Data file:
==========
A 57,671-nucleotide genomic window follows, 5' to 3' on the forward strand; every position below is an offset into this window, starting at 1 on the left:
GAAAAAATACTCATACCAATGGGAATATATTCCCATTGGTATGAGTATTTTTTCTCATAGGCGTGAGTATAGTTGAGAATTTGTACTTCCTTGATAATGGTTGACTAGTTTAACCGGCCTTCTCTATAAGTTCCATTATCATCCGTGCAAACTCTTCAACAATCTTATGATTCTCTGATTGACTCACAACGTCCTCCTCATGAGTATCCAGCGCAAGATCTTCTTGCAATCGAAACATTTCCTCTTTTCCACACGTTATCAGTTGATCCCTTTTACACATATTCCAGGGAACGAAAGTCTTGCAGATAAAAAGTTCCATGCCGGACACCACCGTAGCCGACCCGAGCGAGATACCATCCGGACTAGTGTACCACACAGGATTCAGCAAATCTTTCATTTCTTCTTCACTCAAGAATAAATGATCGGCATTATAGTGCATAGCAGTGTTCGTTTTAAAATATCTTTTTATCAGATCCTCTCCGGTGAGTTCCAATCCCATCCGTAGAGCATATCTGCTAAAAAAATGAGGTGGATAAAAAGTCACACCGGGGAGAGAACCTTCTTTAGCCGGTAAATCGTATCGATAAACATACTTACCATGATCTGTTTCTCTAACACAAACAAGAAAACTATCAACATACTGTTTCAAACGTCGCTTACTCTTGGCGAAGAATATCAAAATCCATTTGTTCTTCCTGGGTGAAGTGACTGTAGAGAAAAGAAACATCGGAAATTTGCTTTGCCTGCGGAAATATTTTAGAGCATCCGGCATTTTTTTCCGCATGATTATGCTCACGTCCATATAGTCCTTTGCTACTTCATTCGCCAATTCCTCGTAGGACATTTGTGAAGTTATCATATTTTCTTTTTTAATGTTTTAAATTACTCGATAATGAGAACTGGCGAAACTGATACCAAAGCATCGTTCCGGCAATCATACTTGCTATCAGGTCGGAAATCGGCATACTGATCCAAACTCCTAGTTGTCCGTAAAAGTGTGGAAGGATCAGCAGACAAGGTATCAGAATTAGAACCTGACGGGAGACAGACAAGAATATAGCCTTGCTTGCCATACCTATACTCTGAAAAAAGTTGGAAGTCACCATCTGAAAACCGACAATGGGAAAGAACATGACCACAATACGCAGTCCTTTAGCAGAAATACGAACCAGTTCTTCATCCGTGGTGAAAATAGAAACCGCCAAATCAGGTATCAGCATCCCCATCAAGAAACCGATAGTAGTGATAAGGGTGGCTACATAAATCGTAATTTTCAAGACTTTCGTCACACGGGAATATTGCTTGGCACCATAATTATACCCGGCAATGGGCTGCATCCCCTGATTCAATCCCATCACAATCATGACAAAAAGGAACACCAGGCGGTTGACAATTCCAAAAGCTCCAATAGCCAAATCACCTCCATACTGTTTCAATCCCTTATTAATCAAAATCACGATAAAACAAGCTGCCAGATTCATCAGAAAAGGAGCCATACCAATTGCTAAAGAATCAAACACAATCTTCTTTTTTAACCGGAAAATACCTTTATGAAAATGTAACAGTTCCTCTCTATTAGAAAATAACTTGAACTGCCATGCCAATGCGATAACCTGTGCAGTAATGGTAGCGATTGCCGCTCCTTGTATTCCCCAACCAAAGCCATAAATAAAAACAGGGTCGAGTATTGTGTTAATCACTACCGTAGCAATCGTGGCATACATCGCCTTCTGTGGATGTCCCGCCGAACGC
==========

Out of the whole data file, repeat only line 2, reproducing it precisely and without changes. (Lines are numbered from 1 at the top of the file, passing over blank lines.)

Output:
GAAAAAATACTCATACCAATGGGAATATATTCCCATTGGTATGAGTATTTTTTCTCATAGGCGTGAGTATAGTTGAGAATTTGTACTTCCTTGATAATGGTTGACTAGTTTAACCGGCCTTCTCTATAAGTTCCATTATCATCCGTGCAAACTCTTCAACAATCTTATGATTCTCTGATTGACTCACAACGTCCTCCTCATGAGTATCCAGCGCAAGATCTTCTTGCAATCGAAACATTTCCTCTTTTCCACACGTTATCAGTTGATCCCTTTTACACATATTCCAGGGAACGAAAGTCTTGCAGATAAAAAGTTCCATGCCGGACACCACCGTAGCCGACCCGAGCGAGATACCATCCGGACTAGTGTACCACACAGGATTCAGCAAATCTTTCATTTCTTCTTCACTCAAGAATAAATGATCGGCATTATAGTGCATAGCAGTGTTCGTTTTAAAATATCTTTTTATCAGATCCTCTCCGGTGAGTTCCAATCCCATCCGTAGAGCATATCTGCTAAAAAAATGAGGTGGATAAAAAGTCACACCGGGGAGAGAACCTTCTTTAGCCGGTAAATCGTATCGATAAACATACTTACCATGATCTGTTTCTCTAACACAAACAAGAAAACTATCAACATACTGTTTCAAACGTCGCTTACTCTTGGCGAAGAATATCAAAATCCATTTGTTCTTCCTGGGTGAAGTGACTGTAGAGAAAAGAAACATCGGAAATTTGCTTTGCCTGCGGAAATATTTTAGAGCATCCGGCATTTTTTTCCGCATGATTATGCTCACGTCCATATAGTCCTTTGCTACTTCATTCGCCAATTCCTCGTAGGACATTTGTGAAGTTATCATATTTTCTTTTTTAATGTTTTAAATTACTCGATAATGAGAACTGGCGAAACTGATACCAAAGCATCGTTCCGGCAATCATACTTGCTATCAGGTCGGAAATCGGCATACTGATCCAAACTCCTAGTTGTCCGTAAAAGTGTGGAAGGATCAGCAGACAAGGTATCAGAATTAGAACCTGACGGGAGACAGACAAGAATATAGCCTTGCTTGCCATACCTATACTCTGAAAAAAGTTGGAAGTCACCATCTGAAAACCGACAATGGGAAAGAACATGACCACAATACGCAGTCCTTTAGCAGAAATACGAACCAGTTCTTCATCCGTGGTGAAAATAGAAACCGCCAAATCAGGTATCAGCATCCCCATCAAGAAACCGATAGTAGTGATAAGGGTGGCTACATAAATCGTAATTTTCAAGACTTTCGTCACACGGGAATATTGCTTGGCACCATAATTATACCCGGCAATGGGCTGCATCCCCTGATTCAATCCCATCACAATCATGACAAAAAGGAACACCAGGCGGTTGACAATTCCAAAAGCTCCAATAGCCAAATCACCTCCATACTGTTTCAATCCCTTATTAATCAAAATCACGATAAAACAAGCTGCCAGATTCATCAGAAAAGGAGCCATACCAATTGCTAAAGAATCAAACACAATCTTCTTTTTTAACCGGAAAATACCTTTATGAAAATGTAACAGTTCCTCTCTATTAGAAAATAACTTGAACTGCCATGCCAATGCGATAACCTGTGCAGTAATGGTAGCGATTGCCGCTCCTTGTATTCCCCAACCAAAGCCATAAATAAAAACAGGGTCGAGTATTGTGTTAATCACTACCGTAGCAATCGTGGCATACATCGCCTTCTGTGGATGTCCCGCCGAACGC